Moving towards the first issue: Bouvines and Chateau Gaillard
In this blog I continue the story of my trip that I began in my last entry. After visiting Kortrijk/Courtrai on the first day, my second day was entirely devoted to finding images of the first issue of Medieval Warfare.
My first stop was the small village of Bouvines, site of the battle which gave the War of Bouvines its name. Without giving away too much information (after all, we are working on an entire issue devoted to the subject), it was on the fields near Bouvines that the French king Philip II Augustus routed a Holy Roman Army commanded by Emperor Otto IV. It was this battle which finally resulted in the occupation of most of France by Philip Augustus at the beginning of the 13th century.
Nowadays, there isn’t much left of the Medieval city, or any monumental sites to see for the occasional visitor from out of town. A small church devoted to St. Peter stands in the middle of the town, the only remarkable landmark of the village itself. It is also one of only two sites that attest to the fact that two huge armies once fought a battle there to decide the future of the French monarchy’s hegemony over most of France. In the church itself, a visitor can ‘read’ the story of the battle through the stained glass windows, which show several scenes of the battle. The windows aren’t medieval themselves (they are from the end of the 19th century), but they beautifully depict the preparations for the battle,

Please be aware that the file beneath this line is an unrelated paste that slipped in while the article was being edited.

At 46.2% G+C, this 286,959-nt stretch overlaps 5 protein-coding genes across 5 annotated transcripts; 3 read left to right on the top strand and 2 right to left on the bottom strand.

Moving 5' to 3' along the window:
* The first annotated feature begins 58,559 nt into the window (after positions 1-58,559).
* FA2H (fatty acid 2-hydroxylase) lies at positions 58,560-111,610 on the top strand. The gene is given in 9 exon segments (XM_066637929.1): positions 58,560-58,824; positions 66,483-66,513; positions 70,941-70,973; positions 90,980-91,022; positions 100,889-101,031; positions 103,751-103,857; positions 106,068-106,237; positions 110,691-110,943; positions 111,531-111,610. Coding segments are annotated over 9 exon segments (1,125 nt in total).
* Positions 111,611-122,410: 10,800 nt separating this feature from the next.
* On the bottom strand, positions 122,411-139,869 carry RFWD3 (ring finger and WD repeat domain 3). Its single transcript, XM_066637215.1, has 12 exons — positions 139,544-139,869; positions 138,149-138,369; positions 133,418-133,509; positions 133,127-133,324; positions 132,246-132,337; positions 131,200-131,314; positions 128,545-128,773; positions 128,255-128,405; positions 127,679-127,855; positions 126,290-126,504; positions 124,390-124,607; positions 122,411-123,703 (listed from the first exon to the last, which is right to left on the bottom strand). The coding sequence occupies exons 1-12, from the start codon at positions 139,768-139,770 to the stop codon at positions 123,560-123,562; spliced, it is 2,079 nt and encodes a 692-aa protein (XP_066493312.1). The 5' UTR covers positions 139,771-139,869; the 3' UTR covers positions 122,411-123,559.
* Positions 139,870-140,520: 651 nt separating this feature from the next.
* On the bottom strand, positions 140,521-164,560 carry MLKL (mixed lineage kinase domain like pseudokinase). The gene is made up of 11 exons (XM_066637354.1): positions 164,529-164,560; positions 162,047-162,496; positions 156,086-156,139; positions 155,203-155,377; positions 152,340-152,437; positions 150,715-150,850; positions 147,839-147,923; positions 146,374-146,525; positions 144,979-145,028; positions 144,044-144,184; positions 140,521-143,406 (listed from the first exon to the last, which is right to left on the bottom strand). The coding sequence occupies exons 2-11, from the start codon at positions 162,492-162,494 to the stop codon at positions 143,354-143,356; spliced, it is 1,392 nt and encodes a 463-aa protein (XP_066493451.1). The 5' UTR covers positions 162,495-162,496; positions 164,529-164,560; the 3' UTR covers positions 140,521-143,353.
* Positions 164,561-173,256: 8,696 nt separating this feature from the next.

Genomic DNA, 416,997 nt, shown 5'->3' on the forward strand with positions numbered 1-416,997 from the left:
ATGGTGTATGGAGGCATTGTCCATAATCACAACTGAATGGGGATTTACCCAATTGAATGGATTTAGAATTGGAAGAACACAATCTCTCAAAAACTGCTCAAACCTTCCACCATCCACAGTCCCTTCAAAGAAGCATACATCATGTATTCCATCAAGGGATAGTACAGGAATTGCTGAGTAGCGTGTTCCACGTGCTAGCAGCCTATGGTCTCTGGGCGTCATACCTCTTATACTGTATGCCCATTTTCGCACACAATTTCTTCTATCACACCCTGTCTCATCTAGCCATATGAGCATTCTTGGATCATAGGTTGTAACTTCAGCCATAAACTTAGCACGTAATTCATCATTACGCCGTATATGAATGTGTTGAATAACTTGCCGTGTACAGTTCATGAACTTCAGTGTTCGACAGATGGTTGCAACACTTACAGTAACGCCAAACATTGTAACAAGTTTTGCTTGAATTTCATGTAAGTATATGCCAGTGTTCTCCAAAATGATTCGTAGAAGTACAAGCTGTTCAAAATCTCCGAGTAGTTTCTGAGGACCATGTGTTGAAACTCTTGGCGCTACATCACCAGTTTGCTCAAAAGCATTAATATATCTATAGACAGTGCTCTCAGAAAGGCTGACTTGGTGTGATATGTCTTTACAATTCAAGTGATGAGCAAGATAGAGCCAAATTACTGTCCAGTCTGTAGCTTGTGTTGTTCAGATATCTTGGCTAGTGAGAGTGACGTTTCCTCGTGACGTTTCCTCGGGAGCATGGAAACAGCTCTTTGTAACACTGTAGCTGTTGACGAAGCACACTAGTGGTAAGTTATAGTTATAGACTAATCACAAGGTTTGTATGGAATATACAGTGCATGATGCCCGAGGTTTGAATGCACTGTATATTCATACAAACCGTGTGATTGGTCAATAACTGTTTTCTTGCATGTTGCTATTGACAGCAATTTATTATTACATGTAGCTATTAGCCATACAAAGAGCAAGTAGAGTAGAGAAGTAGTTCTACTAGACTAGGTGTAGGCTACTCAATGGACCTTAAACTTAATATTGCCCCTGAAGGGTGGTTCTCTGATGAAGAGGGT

and some key moments which decided its outcome. Aside from the windows, it’s a magnificent little church: simple, but impressive at the same time. I took several pictures of the window scenes, one of which can be seen on our Facebook Page.
After the church, I went hunting for the site of the battle itself, which was marked, I knew, with a small monument. Without any signposts, this proved to be difficult. I did find it eventually, in the form of a small cross standing on the side of a little road. Of course, nothing glamorous could be seen, but I was quite impressed to be standing on the site where the fate of France was once decided in a bloody clash.
After making a few photos of the monument and the fields surrounding it, I headed west, to the tourist village of Les Andelys. It is near this village that one can find the ruins of Chateau Gaillard, the castle build in 1197 on a hilltop beside the river Seine by Richard the Lion-Hearted. His purpose was to impress Philip II Augustus and to defend the way into Normandy against the French. The ruins are very impressive, and I spent several hours walking around the castle, looking at the towers and walls that still stand today. Afterwards, I drove around the hill on which the castle stands, to get a better impression of the way in which the location of the castle, near the river and on top of the hill, added to the defenses built by Richard I. It didn’t take all that much effort to understand the difficulties which faced Philip when he decided to capture the castle in 1202.
Whether he succeeded in his plans will be discussed further in Medieval Warfare I.1, along with many other articles on the Battle of Bouvines, the battle of Mirebeau and the English navy during the war, to name but a few. The issue itself will be illustrated with some of the photos I took this day. Below are some others I took, just to give you a taste of what’s to come.